The Fortuna (1 Dodson's Rep., 81), was condemned on the authority of The Amedie, and the same principle was again affirmed.
The Diana (1 Dodson's Rep., 95), was a Swedish vessel, captured with a cargo of slaves, by a British cruiser, and condemned in the Court of Vice-Admiralty at Sierra Leone. This sentence was reversed on appeal, and Sir William Scott, in pronouncing the sentence of reversal, said, "the condemnation also took place on a principle which this court cannot in any manner recognize, inasmuch as the sentence affirms, 'that the slave trade, from motives of humanity, hath been abolished by most civilized nations, and is not, at the present time, legally authorized by any.' This appears to me to be an assertion by no means sustainable." The ship and cargo were restored, on the principle that the trade was allowed by the laws of Sweden.
The principle common to these cases is, that the legality of the capture of a vessel engaged in the slave trade, depends on the law of the country to which the vessel belongs. If that law gives its sanction to the trade, restitution will be decreed; if that law prohibits it, the vessel and cargo will be condemned as good prize.
This whole subject came on afterwards to be considered in The Louis (2 Dodson's Rep., 238). The opinion of Sir William Scott, in that case, demonstrates the attention he had bestowed upon it, and gives full assurance that it may be considered as settling the law in the British courts of admiralty as far as it goes.
The Louis was a French vessel, captured on a slaving voyage, before she had purchased any slaves, brought into Sierra Leone, and condemned by the Vice-Admiralty Court at that place. On an appeal to the Court of Admiralty in England, the sentence was reversed.
In the very full and elaborate opinion given on this case, Sir William Scott, in explicit terms, lays down the broad principle that the right of search is confined to a state of war. It is a right strictly belligerent in its character, which can never be exercised by a nation at peace, except against professed pirates, who are the enemies of the human race. The act of trading in slaves, however detestable, was not, he said, "the act of freebooters, enemies of the human race, renouncing every country, and ravaging every country, in its coasts and vessels, indiscriminately." It was not piracy.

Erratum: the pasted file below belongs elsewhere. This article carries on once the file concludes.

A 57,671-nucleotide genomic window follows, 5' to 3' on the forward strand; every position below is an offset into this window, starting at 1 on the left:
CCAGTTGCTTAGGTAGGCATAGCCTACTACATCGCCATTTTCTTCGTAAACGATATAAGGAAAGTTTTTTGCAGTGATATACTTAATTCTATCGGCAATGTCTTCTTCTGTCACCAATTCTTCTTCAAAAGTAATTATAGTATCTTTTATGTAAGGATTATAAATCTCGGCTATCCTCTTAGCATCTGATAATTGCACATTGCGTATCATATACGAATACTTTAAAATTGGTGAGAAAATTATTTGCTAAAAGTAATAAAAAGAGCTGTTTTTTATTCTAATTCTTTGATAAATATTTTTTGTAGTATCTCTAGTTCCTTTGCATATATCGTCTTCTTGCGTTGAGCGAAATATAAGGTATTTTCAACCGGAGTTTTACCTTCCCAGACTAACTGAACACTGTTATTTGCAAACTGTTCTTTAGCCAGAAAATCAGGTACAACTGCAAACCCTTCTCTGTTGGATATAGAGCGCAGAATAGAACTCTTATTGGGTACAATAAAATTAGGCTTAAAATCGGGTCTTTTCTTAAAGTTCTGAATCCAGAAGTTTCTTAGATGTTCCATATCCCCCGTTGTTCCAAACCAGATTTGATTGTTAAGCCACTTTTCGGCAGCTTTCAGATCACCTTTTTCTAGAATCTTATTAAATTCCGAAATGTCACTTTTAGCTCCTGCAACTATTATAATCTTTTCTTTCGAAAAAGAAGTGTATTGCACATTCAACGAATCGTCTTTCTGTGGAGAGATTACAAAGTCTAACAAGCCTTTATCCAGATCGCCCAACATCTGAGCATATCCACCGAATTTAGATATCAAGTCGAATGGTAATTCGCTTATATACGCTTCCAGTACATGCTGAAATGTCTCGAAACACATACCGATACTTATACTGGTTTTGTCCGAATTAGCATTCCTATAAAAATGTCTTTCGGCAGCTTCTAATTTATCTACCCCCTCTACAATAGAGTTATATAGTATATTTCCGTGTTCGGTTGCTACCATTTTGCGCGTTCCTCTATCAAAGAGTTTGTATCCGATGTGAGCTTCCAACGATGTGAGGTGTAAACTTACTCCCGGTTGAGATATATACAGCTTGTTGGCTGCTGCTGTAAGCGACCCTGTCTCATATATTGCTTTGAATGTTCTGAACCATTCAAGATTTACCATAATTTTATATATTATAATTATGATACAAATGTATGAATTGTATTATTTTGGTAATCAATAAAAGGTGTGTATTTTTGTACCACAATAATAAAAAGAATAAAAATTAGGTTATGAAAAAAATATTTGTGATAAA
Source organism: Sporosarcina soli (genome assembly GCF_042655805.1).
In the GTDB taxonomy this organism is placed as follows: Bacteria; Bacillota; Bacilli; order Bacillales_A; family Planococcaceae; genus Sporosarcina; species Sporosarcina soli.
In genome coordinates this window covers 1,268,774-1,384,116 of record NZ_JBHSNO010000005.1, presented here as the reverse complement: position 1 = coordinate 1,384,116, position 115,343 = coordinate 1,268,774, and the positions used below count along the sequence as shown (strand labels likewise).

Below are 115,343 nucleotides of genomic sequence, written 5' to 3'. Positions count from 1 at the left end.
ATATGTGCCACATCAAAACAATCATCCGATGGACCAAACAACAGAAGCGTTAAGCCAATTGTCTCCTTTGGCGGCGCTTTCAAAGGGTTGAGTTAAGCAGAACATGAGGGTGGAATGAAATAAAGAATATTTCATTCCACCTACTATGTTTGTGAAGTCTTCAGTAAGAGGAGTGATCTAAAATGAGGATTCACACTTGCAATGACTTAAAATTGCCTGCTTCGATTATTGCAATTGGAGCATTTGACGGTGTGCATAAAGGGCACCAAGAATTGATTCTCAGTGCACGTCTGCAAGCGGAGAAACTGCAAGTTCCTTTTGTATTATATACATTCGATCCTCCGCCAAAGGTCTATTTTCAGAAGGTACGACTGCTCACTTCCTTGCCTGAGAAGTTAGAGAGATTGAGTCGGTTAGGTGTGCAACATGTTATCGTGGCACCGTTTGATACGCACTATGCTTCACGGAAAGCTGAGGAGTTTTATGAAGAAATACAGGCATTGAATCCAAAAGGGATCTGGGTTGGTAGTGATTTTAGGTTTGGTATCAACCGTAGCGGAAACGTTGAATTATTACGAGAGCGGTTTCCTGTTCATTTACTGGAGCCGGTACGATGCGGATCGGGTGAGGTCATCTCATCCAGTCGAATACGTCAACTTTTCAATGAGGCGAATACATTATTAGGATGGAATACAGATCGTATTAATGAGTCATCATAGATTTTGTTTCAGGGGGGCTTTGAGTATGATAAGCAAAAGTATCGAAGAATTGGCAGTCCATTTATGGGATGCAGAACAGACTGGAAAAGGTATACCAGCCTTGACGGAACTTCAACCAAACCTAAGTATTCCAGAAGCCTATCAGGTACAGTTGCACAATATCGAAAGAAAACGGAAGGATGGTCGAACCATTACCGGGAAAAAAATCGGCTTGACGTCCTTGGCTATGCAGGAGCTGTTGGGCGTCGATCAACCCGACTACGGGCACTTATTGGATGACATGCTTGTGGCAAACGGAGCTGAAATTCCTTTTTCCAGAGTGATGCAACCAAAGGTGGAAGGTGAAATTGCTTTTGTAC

He also said that this trade could not be pronounced contrary to the law of nations. "A court, in the administration of law, cannot attribute criminality to an act where the law imputes none. It must look to the legal standard of morality; and, upon a question of this nature, that standard must be found in the law of nations, as fixed and evidenced by general, and ancient, and admitted practice, by treaties, and by the general tenor of the laws and ordinances, and the formal transactions of civilized states; and, looking to those authorities, he found a difficulty in maintaining that the transaction was legally criminal."
The right of visitation and search being strictly a belligerent right, and the slave trade being neither piratical nor contrary to the law of nations, the principle is asserted and maintained with great strength of reasoning, that it cannot be exercised on the vessels of a foreign power, unless permitted by treaty. France had refused to assent to the insertion of such an article in her treaty with Great Britain, and, consequently, the right could not be exercised on the high seas by a British cruiser on a French vessel.
"It is pressed as a a difficulty," says the judge, "what is to be done, if a French ship, laden with slaves, is brought in? I answer, without hesitation, restore the possession which has been unlawfully devested; rescind the illegal act done by your own subject, and leave the foreigner to the justice of his own country."
This reasoning goes far in support of the proposition that, in the British courts of admiralty, the vessel even of a nation which had forbidden the slave trade, but had not conceded the right of search, must, if wrongfully brought [Volume 3, Page 304] in, be restored to the original owner. But the judge goes farther, and shows that no evidence existed to prove that France had, by law, forbidden that trade. Consequently, for this reason, as well as for that previously assigned, the sentence of condemnation was reversed, and restitution awarded.
In the United States, different opinions have been entertained in the different circuits and districts; and the subject is now, for the first time, before this court.
The question whether the slave trade is prohibited by the law of nations has been seriously propounded, and both the affirmative and negative of the proposition have been maintained with equal earnestness.